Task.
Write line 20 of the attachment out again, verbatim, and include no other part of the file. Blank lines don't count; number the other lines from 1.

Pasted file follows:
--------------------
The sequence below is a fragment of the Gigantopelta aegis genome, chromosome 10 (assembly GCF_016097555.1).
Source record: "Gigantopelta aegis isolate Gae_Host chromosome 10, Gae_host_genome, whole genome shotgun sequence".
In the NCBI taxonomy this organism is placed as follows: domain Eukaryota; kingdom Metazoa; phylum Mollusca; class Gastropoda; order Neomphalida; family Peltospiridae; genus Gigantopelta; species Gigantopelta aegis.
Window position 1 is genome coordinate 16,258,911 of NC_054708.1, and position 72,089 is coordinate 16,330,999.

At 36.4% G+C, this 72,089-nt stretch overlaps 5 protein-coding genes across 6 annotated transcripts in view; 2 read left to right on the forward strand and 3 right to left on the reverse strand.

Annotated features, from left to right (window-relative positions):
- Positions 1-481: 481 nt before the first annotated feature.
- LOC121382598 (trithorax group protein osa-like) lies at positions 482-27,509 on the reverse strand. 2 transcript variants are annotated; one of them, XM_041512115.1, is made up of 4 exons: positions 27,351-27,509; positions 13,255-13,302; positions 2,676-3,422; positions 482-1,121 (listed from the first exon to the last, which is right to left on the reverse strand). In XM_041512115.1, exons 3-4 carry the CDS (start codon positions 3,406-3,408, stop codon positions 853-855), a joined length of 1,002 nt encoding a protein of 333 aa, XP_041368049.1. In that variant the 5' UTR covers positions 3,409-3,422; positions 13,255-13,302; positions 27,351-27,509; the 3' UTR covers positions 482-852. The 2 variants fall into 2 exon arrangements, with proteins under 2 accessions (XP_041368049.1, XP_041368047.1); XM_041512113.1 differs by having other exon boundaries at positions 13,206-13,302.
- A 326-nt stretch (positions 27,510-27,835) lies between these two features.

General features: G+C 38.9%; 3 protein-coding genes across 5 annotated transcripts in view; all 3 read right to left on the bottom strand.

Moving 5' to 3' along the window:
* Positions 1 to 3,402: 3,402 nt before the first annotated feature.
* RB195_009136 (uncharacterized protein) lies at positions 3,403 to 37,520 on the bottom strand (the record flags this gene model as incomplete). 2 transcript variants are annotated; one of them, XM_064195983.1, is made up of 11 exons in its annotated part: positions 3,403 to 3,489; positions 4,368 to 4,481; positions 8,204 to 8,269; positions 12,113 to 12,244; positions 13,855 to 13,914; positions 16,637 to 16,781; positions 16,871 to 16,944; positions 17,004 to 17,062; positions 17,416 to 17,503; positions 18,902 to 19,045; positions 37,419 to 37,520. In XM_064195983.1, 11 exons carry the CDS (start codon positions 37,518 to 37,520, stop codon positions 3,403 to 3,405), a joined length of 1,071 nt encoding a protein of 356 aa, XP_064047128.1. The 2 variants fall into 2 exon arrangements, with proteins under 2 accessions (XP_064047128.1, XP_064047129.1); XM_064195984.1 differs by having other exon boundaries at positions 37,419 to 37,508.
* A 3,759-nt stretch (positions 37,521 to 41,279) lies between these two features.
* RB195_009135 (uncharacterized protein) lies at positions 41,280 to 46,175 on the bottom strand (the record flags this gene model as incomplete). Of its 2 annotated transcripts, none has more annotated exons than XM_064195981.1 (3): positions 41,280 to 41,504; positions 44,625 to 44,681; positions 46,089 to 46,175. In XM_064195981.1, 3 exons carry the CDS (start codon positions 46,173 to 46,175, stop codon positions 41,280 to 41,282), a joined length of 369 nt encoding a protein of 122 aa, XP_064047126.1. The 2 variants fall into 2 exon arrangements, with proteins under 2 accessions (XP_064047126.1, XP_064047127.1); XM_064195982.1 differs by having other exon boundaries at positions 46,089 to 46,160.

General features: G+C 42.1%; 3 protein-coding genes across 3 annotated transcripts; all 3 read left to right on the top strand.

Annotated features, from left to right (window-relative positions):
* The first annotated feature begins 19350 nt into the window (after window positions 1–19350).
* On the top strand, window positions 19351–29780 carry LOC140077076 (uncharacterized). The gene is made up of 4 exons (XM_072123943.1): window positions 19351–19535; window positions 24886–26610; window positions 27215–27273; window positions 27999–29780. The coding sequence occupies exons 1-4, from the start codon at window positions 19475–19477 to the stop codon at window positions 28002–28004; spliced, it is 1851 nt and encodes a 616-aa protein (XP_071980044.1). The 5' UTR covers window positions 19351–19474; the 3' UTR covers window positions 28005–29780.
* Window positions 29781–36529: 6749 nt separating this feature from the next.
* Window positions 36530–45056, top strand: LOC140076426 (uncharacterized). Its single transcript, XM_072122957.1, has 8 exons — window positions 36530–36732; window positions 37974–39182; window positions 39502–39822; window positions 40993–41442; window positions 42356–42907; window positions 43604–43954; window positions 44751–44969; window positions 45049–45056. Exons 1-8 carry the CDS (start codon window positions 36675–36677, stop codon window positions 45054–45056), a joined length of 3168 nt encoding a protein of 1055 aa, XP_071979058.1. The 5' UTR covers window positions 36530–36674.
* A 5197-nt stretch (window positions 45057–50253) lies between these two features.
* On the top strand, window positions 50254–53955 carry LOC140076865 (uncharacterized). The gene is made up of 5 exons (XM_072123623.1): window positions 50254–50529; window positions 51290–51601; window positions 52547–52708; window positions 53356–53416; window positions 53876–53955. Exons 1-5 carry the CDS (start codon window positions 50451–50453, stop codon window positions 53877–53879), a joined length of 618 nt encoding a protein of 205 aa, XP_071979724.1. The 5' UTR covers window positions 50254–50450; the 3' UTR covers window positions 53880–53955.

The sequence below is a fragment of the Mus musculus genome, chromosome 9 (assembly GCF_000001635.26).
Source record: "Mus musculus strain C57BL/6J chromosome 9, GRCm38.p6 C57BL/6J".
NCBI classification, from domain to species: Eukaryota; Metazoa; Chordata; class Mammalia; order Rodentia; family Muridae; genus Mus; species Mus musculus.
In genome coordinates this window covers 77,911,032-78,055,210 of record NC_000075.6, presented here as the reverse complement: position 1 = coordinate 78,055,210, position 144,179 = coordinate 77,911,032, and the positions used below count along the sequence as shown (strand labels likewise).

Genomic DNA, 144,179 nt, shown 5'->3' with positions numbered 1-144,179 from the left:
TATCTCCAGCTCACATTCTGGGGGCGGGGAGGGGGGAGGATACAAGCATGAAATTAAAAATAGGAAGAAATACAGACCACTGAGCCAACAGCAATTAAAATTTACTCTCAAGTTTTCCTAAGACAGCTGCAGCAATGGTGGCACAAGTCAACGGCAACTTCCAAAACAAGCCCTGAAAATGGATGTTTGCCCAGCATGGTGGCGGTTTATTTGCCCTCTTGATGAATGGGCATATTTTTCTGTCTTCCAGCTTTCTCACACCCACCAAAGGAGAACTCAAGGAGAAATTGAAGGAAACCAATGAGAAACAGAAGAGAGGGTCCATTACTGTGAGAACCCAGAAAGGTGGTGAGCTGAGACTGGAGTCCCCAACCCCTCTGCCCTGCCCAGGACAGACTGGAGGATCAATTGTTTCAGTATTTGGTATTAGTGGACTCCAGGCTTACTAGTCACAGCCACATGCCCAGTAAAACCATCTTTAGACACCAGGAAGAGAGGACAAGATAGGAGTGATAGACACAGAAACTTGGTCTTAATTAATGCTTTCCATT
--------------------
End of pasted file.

* Window positions 29781–36529: 6749 nt separating this feature from the next.